Reptile Roils Oil Patch: Companies Oppose Endangered-Species Tag for Lizard, but Brace for Its Listing

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Reptile Roils Oil Patch: Companies Oppose Endangered-Species Tag for Lizard, but Brace for Its Listing

Post by ToddS on Mon Jun 13, 2011 8:14 pm

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* JUNE 14, 2011

Reptile Roils Oil Patch

Companies Oppose Endangered-Species Tag for Lizard, but Brace for Its Listing


The dunes sagebrush lizard, while just five inches long, is causing a big ruckus in the oil patch.

The federal government is considering whether to put it on the endangered species list, with the U.S. Fish and Wildlife Service arguing that oil and gas development in the Permian Basin, a rich oil-producing area in West Texas and Southeast New Mexico, is destroying parts of the lizard's home, a unique sand dune ecosystem.

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U.S. Fish and Wildlife Service
The dunes sagebrush lizard

The oil industry says the listing of the Sceloporus arenicolus would bring economic ruin.

"This is the most prolific oil-producing region in onshore America," said Ben Shepperd, president of the Permian Basin Petroleum Association, an industry group in Midland, Texas. "If you are to knock out a big portion of that, it clearly would drive prices up at the gasoline pump."

The battle over the lizard is the latest example of the industry-versus-creature conflicts generated when species are slated for the endangered or threatened list. Northwest loggers failed to stop the northern spotted owl from being designated as threatened in 1990, and California winemakers have clashed with water-management officials over conservation measures to protect certain salmon.

In the fight over the lizard, though, there is some rare cooperation between federal officials and industry: Some companies are paying for conservation efforts in advance to minimize the impact a listing would have on their businesses, even as they continue to oppose such a decision.

Politicians suggest dire consequences if the lizard is subject to the Endangered Species Act. In New Mexico, Republican Gov. Susana Martinez warned Fish and Wildlife officials in a May letter that "the future of our state's economy and livelihood of so many employers and hardworking New Mexicans are at stake."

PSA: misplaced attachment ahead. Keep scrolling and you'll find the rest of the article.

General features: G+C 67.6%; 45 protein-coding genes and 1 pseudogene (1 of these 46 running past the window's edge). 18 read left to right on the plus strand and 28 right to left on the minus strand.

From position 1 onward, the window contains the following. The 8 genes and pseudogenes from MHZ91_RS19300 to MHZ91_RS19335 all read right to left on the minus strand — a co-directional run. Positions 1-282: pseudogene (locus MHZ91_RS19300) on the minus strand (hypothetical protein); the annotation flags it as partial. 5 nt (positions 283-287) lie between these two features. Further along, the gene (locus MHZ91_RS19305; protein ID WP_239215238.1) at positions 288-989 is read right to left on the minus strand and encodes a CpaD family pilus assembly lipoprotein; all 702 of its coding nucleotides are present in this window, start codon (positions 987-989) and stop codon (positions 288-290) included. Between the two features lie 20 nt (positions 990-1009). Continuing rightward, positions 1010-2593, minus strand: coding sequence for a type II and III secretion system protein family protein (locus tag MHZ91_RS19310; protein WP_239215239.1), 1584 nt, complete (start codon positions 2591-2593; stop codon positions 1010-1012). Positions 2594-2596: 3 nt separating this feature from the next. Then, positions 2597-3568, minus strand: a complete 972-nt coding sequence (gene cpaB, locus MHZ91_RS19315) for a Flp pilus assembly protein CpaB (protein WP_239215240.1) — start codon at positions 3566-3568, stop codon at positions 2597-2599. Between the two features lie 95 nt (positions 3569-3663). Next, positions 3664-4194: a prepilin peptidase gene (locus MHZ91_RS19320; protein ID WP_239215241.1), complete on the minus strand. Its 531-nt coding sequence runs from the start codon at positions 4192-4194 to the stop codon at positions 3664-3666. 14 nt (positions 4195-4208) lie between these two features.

That is overstating it, environmentalists say, pointing out that the lizard's habitat takes up just a fraction of the eight counties where the species is found. For example, the lizards occupy 600,000 acres out of the total 11 million acres in the four New Mexico counties that would be affected.

"They are totally baseless claims that are being made by politicians who feel that there's political gain," said Noah Greenwald, endangered-species director at the Center for Biological Diversity, a nonprofit that first proposed the lizard for listing in 2002. With "reasonable precautions," said Mr. Greenwald, the lizard should be able to coexist with the oil industry.

Fish and Wildlife officials say the proposal is based on the best available science and that the agency is working with companies to avoid any interruptions.

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An endangered-species listing would force drillers to work with the agency to avoid disturbing the habitat and could expose them to penalties if lizards were killed. A decision is expected in December.

Scientists consider the lizard a "habitat specialist," an organism so adapted to its environment that it can't exist elsewhere. The creature evolved in dunes anchored by shrub-like shinnery oaks, developing larger scales over its ear openings to keep sand out and long front toes to run up steep, sandy slopes. That ecosystem has shrunk by 40% since 1982 in New Mexico, the agency calculates. The size of the lizard population isn't known.

Lee Fitzgerald, a herpetology professor at Texas A&M University who has studied the lizard since 1994, said the lizard population has declined in areas crisscrossed with roads and oil-well pads. "When you tear [the dunes] down, they are gone and so are the species that depend on them," he said.

Still, he said, identifying and avoiding the dunes shouldn't be difficult, especially given the oil industry's experience working in environmentally sensitive areas.

Some oil and gas companies, from energy giants such as Chevron Corp. to smaller independents, are pre-emptively seeking to head off any new requirements by voluntarily signing conservation agreements. Four companies have signed on and 19 others are in the process of doing so.

Under such agreements, companies commit to pay for habitat restoration—the cost is $10,000 to $20,000 for each new well—and to use techniques such as horizontal drilling to avoid the lizards. The program, run by the federal Bureau of Land Management, is only available in New Mexico, where about half the land that would be affected is managed by the agency.

Houston-based EnerVest Ltd. is signing up 17,000 of the 28,200 acres it leases in New Mexico. Solving "the problem before it becomes a problem," is how company spokesman Ron Whitmire, described the move. Still, EnerVest opposes the endangered-species listing.

Write to Ana Campoy at [You must be registered and logged in to see this link.]

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“We have the wolf by the ears, and we can neither hold him, nor safely let him go. Justice is in one scale, and self-preservation in the other.”

Thomas Jefferson

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